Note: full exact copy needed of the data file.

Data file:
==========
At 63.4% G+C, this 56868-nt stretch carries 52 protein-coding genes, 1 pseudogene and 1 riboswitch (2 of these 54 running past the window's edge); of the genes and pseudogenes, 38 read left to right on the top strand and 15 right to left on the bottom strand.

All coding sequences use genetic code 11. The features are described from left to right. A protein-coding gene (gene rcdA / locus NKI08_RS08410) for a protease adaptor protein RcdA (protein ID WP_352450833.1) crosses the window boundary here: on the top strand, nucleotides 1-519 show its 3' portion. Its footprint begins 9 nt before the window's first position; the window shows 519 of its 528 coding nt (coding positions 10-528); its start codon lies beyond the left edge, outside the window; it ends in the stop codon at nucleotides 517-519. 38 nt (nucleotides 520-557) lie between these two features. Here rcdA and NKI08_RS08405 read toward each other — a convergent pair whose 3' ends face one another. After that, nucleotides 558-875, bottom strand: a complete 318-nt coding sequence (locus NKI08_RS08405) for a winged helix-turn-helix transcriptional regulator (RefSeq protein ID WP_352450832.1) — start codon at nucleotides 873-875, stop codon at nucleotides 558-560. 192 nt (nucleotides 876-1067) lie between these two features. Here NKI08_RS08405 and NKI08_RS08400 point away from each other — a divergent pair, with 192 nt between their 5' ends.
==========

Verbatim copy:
At 63.4% G+C, this 56868-nt stretch carries 52 protein-coding genes, 1 pseudogene and 1 riboswitch (2 of these 54 running past the window's edge); of the genes and pseudogenes, 38 read left to right on the top strand and 15 right to left on the bottom strand.

All coding sequences use genetic code 11. The features are described from left to right. A protein-coding gene (gene rcdA / locus NKI08_RS08410) for a protease adaptor protein RcdA (protein ID WP_352450833.1) crosses the window boundary here: on the top strand, nucleotides 1-519 show its 3' portion. Its footprint begins 9 nt before the window's first position; the window shows 519 of its 528 coding nt (coding positions 10-528); its start codon lies beyond the left edge, outside the window; it ends in the stop codon at nucleotides 517-519. 38 nt (nucleotides 520-557) lie between these two features. Here rcdA and NKI08_RS08405 read toward each other — a convergent pair whose 3' ends face one another. After that, nucleotides 558-875, bottom strand: a complete 318-nt coding sequence (locus NKI08_RS08405) for a winged helix-turn-helix transcriptional regulator (RefSeq protein ID WP_352450832.1) — start codon at nucleotides 873-875, stop codon at nucleotides 558-560. 192 nt (nucleotides 876-1067) lie between these two features. Here NKI08_RS08405 and NKI08_RS08400 point away from each other — a divergent pair, with 192 nt between their 5' ends.